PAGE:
chapter  11
"home is where the hatred is": work, music, and the transnational economy
Pages 20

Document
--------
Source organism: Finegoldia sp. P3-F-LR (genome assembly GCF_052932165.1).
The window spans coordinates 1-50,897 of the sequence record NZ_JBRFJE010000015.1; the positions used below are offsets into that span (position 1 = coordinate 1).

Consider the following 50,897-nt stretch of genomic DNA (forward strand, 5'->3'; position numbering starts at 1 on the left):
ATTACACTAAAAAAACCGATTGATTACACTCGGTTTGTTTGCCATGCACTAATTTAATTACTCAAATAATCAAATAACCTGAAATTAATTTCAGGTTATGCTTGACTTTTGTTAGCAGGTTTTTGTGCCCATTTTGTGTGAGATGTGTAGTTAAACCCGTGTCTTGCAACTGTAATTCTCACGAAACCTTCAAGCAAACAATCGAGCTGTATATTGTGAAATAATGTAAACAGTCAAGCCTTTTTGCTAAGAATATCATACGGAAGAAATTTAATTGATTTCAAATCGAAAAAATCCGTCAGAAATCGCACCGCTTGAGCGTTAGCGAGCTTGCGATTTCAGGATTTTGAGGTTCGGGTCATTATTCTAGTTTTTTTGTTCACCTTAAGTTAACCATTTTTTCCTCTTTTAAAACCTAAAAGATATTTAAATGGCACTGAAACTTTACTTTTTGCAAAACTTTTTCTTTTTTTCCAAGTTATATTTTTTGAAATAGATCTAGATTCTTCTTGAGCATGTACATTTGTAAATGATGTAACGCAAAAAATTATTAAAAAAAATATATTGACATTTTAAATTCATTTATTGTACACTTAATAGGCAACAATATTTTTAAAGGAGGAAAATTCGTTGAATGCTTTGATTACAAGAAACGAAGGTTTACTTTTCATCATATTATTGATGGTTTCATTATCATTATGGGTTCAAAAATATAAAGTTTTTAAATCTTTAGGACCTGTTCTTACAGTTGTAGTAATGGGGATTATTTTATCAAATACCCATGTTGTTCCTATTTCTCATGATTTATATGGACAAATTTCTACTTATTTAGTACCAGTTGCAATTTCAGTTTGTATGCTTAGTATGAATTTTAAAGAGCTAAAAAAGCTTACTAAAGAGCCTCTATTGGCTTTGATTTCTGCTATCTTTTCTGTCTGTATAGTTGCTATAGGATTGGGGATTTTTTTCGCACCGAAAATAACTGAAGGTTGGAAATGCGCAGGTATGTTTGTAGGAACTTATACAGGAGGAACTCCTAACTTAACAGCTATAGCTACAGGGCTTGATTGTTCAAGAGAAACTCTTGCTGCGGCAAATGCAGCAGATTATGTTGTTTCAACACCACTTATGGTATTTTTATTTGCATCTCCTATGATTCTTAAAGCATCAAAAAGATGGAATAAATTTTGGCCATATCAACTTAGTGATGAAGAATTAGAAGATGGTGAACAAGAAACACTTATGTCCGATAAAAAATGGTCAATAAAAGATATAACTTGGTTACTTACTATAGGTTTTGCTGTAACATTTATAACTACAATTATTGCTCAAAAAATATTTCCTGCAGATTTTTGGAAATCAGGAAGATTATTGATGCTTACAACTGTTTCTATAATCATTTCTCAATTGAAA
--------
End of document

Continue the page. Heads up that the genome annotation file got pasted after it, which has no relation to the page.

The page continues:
Millions of people around the world no longer feel "at home" in their homelands; they flee the hatred at home to seek a better life someplace else, making displacement, exile, and homelessness common experiences. A brand of economic fundamentalism favoring "free" markets, low wages, high unemployment, slow growth, tight money, and devastating declines in social spending on health, housing, and education has forced people from their homes all around the globe. The structural adjustment policies of the World Bank, the International Monetary Fund, and economic elites everywhere have produced unprecedented concentrations of wealth and power for transnational corporations while relegating the vast majority of the world's people to a future marked by ever-increasing disruption, disorder, and social disintegration.